Bipartisan Legislation to Repeal Independent Payment Advisory Board Introduced in the House
March 16, 2015 01:06 PM
Last week Congressman Phil Roe (R-TN) and Congresswoman Linda Sánchez (D-CA), along with over 200 bipartisan original cosponsors, introduced the Protecting Seniors’ Access to Medicare Act (H.R. 1190), which would repeal the Independent Payment Advisory Board (IPAB), a provision of the Patient Protection and Affordable Care Act (PPACA). The IPAB has faced widespread opposition from a variety of health care organizations, including The National Association for Home Care & Hospice (NAHC), due to concerns that it would limit access to care for Medicare beneficiaries, shift costs to consumers, and usurp the authority of Congress.
With the introduction of the House bill, versions of the legislation repealing the IPAB have been filed in both chambers of Congress. Senator John Cornyn (R-TX) in January introduced a Senate version, S. 141, which has 37 cosponsors.
Congressman Roe had also sponsored the bill last Congress when the effort ultimately received 227 bipartisan cosponsors. “As a physician with more than 30 years of experience, I find the ability of this board to intervene in the patient-doctor relationship particularly troubling,” Roe said about identical legislation last Congress. “I believe my bill is a testament to the fact that members of Congress can put party politics aside, come together and do what’s right for our seniors. I will continue to push for a full repeal of the IPAB, and I look forward to working with my colleagues—both Republicans and Democrats—to protect and preserve Medicare.”
While Congresswoman Sánchez had not previously been the lead Democratic sponsor of the bill, she has long opposed the IPAB and had cosponsored the legislation in the past. At the time Congress passed the PPACA, Sanchez supported the underlying bill but raised concerns specifically about the IPAB provision. “Without doubt, this is not a perfect bill,” Sánchezsaid in 2010 when announcing her support for the PPACA. “It [the PPACA] contains an Independent Payment Advisory Board, which would severely limit Congressional oversight of the Medicare program and place authority within the executive branch, without Congressional oversight, judicial review, or state or community input… Just about every bill can be improved in one way or another.”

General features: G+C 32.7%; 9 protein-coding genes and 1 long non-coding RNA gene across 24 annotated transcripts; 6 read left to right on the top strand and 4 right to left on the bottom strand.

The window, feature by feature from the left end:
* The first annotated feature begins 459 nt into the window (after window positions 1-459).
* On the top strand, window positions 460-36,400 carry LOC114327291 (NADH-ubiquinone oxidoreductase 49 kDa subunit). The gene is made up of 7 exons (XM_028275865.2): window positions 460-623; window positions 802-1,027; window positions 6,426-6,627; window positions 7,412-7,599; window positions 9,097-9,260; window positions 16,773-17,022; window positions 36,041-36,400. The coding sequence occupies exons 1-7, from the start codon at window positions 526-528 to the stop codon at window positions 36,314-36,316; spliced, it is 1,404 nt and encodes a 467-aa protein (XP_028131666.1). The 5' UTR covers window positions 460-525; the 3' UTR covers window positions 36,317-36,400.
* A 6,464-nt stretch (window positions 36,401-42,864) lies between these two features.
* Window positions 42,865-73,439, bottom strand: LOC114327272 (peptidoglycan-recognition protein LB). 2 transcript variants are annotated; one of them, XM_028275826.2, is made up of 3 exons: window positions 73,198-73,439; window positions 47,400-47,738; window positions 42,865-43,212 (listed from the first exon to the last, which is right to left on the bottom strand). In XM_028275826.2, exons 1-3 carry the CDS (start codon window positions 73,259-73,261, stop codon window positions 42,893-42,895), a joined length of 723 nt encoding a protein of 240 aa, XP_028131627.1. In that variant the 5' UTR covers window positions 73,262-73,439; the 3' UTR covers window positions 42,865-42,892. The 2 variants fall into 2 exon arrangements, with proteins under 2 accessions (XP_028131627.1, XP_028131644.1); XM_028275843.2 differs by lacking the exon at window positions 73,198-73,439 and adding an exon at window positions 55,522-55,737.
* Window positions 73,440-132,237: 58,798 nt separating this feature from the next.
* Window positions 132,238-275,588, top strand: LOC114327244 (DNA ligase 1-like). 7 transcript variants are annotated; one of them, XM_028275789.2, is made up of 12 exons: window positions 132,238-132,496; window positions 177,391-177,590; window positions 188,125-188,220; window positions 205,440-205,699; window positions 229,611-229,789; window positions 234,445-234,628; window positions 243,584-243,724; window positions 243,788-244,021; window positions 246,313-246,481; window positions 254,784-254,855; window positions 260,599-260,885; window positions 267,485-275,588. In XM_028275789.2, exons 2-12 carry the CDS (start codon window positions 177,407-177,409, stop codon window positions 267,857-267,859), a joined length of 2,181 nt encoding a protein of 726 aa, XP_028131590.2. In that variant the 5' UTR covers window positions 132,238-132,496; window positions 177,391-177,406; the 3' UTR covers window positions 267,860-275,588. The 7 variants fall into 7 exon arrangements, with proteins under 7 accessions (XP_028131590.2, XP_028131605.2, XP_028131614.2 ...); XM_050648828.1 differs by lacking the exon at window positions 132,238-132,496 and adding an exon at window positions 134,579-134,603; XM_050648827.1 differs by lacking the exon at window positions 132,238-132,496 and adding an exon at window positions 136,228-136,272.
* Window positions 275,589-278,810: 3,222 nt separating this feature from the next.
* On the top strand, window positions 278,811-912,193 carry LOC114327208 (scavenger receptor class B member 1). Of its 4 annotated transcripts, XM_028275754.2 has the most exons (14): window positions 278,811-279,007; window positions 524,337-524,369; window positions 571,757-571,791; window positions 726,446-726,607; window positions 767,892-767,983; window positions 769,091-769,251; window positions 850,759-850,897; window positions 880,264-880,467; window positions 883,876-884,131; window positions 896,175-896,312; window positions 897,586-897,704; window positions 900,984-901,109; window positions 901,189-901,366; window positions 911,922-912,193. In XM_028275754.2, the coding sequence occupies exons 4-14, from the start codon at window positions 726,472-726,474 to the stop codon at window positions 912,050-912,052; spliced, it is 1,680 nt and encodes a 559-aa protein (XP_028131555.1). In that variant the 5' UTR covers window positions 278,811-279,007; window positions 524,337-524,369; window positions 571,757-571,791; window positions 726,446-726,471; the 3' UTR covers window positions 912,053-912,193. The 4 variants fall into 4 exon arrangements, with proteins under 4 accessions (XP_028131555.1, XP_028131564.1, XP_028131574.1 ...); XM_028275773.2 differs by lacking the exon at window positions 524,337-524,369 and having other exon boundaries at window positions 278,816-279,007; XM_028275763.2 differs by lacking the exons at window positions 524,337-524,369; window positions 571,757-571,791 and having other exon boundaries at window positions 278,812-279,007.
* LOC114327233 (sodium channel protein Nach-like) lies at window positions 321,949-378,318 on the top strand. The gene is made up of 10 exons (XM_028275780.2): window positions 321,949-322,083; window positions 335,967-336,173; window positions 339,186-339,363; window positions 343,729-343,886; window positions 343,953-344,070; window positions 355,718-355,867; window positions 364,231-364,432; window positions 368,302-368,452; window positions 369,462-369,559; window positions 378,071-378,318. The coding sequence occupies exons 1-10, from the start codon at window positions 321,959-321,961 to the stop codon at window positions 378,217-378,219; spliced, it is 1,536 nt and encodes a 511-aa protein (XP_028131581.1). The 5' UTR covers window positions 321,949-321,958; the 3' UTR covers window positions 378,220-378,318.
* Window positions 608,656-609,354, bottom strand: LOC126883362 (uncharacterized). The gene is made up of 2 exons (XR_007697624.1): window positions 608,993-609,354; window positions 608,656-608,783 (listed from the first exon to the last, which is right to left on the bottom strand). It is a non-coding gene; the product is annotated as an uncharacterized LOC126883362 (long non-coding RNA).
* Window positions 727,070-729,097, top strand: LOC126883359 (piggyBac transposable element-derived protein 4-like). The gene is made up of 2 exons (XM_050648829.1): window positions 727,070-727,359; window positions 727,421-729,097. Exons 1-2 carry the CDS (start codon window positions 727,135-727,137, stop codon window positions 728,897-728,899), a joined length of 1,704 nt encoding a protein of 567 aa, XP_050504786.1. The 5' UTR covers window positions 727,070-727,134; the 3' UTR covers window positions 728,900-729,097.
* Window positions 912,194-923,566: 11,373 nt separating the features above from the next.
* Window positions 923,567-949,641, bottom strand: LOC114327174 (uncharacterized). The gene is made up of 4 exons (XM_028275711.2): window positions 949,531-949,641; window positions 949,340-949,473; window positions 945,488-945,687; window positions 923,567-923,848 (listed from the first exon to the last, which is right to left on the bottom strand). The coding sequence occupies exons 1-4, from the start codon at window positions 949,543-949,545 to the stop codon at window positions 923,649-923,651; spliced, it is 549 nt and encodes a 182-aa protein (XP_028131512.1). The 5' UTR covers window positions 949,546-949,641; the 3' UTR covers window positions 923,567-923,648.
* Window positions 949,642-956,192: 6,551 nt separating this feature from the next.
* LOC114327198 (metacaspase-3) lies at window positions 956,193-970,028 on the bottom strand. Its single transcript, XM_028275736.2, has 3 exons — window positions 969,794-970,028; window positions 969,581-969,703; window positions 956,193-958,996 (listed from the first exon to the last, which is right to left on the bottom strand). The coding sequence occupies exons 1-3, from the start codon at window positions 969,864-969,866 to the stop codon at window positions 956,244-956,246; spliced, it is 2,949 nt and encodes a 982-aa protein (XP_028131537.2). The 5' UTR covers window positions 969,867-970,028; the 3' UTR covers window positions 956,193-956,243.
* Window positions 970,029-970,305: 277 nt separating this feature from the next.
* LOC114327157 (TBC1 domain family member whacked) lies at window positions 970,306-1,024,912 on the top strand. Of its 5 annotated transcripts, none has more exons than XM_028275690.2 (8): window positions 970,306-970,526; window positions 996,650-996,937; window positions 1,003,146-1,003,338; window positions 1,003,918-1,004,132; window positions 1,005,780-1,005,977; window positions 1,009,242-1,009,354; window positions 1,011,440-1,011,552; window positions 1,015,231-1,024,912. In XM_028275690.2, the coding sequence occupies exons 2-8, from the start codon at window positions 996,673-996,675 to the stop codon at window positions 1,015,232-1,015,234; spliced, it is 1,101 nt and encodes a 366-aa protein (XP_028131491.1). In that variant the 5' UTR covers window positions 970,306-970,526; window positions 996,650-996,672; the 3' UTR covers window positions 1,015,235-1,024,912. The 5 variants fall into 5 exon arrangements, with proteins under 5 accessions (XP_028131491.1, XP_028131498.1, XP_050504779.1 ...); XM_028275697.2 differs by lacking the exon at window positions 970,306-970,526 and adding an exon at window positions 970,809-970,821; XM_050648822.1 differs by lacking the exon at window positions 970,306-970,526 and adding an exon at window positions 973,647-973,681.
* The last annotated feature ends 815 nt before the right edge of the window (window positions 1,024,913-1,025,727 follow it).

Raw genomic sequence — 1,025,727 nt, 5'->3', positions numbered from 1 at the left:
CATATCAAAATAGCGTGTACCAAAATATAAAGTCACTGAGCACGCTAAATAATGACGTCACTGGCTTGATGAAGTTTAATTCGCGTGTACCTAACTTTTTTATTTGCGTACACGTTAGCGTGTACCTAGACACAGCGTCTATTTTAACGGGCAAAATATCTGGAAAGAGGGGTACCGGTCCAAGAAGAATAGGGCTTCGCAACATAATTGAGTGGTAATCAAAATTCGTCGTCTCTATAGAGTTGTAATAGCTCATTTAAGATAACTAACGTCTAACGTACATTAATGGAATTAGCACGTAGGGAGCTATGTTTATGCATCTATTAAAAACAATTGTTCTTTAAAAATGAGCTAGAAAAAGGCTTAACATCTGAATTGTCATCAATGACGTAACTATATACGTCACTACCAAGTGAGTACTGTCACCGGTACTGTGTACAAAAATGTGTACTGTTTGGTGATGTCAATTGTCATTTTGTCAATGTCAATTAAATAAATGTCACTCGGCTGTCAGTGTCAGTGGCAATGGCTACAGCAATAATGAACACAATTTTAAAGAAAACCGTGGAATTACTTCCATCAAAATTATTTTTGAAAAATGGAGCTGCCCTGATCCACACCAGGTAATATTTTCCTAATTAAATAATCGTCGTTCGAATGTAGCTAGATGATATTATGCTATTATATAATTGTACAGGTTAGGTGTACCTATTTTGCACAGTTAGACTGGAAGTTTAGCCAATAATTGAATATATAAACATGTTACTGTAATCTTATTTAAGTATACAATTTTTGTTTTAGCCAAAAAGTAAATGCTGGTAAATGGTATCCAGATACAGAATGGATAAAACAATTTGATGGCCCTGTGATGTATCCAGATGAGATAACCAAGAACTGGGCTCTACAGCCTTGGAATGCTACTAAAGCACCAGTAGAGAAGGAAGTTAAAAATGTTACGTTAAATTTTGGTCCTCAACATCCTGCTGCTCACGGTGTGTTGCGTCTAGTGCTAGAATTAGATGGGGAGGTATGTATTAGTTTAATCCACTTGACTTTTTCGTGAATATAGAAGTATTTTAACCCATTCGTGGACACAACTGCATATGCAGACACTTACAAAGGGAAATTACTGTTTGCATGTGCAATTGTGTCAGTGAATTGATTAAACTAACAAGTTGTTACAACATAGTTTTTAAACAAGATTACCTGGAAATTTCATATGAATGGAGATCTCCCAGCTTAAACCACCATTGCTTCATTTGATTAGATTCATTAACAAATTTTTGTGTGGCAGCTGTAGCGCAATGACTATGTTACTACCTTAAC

The IPAB provision of the PPACA (P.L. 111-148) created a board of presidential appointees with the power to make recommendations to cut Medicare if expenditures reach a certain level. The actions by the IPAB would be subject to little oversight, and the provision prohibits judicial review once the Secretary of Health and Human Services implements an IPAB recommendation.
While proponents of the IPAB claim it could result in health care delivery reforms, a requirement in the provision that IPAB must achieve savings within one year would force the IPAB to focus on short-term payment cuts to providers rather than long-term reforms. According to an issue brief by the Kaiser Family Foundation, the requirement to achieve Medicare savings in the implementation year “may discourage the type of longer-term policy change that could be most important for Medicare and the underlying growth in health care costs, including delivery reforms.” Instead, “the IPAB may be more likely to consider more predictable, short-term scoreable savings, such as reductions in payment updates for certain providers.”
In addition to the concerns about harming access and cost-shifting, NAHC has objected that the authority granted to the board should belong of Congress. It would be unprecedented for an unelected board to have the authority to put forth reductions to Medicare, rather than Congress considering such changes. The democratically elected members of Congress should have the authority to debate and make changes to Medicare, which is a public program upon which millions of seniors and disabled persons rely. By usurping the authority of Congress, the provision also limits the power of citizens to petition Congress and meaningfully participate in the lawmaking process.
NAHC has called for repeal of the IPAB as part of its Legislative Blueprint for Action. Please stay tuned to for further details and NAHC Action Alerts on this effort.